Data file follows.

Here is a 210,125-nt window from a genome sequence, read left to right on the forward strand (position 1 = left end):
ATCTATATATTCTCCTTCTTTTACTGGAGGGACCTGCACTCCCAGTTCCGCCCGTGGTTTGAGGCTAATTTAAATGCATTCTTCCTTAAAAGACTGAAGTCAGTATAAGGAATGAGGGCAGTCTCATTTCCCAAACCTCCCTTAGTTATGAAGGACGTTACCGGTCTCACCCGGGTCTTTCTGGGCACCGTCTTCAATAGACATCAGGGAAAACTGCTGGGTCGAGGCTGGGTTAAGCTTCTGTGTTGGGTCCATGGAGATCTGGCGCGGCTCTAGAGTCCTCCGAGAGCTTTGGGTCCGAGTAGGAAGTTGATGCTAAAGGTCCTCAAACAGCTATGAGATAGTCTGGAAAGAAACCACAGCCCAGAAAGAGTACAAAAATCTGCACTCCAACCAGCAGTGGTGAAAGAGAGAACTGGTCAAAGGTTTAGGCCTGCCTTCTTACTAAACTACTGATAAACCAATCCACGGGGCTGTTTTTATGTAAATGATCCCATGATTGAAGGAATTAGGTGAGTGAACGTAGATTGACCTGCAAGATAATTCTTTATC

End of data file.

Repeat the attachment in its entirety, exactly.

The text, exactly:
Here is a 210,125-nt window from a genome sequence, read left to right on the forward strand (position 1 = left end):
ATCTATATATTCTCCTTCTTTTACTGGAGGGACCTGCACTCCCAGTTCCGCCCGTGGTTTGAGGCTAATTTAAATGCATTCTTCCTTAAAAGACTGAAGTCAGTATAAGGAATGAGGGCAGTCTCATTTCCCAAACCTCCCTTAGTTATGAAGGACGTTACCGGTCTCACCCGGGTCTTTCTGGGCACCGTCTTCAATAGACATCAGGGAAAACTGCTGGGTCGAGGCTGGGTTAAGCTTCTGTGTTGGGTCCATGGAGATCTGGCGCGGCTCTAGAGTCCTCCGAGAGCTTTGGGTCCGAGTAGGAAGTTGATGCTAAAGGTCCTCAAACAGCTATGAGATAGTCTGGAAAGAAACCACAGCCCAGAAAGAGTACAAAAATCTGCACTCCAACCAGCAGTGGTGAAAGAGAGAACTGGTCAAAGGTTTAGGCCTGCCTTCTTACTAAACTACTGATAAACCAATCCACGGGGCTGTTTTTATGTAAATGATCCCATGATTGAAGGAATTAGGTGAGTGAACGTAGATTGACCTGCAAGATAATTCTTTATC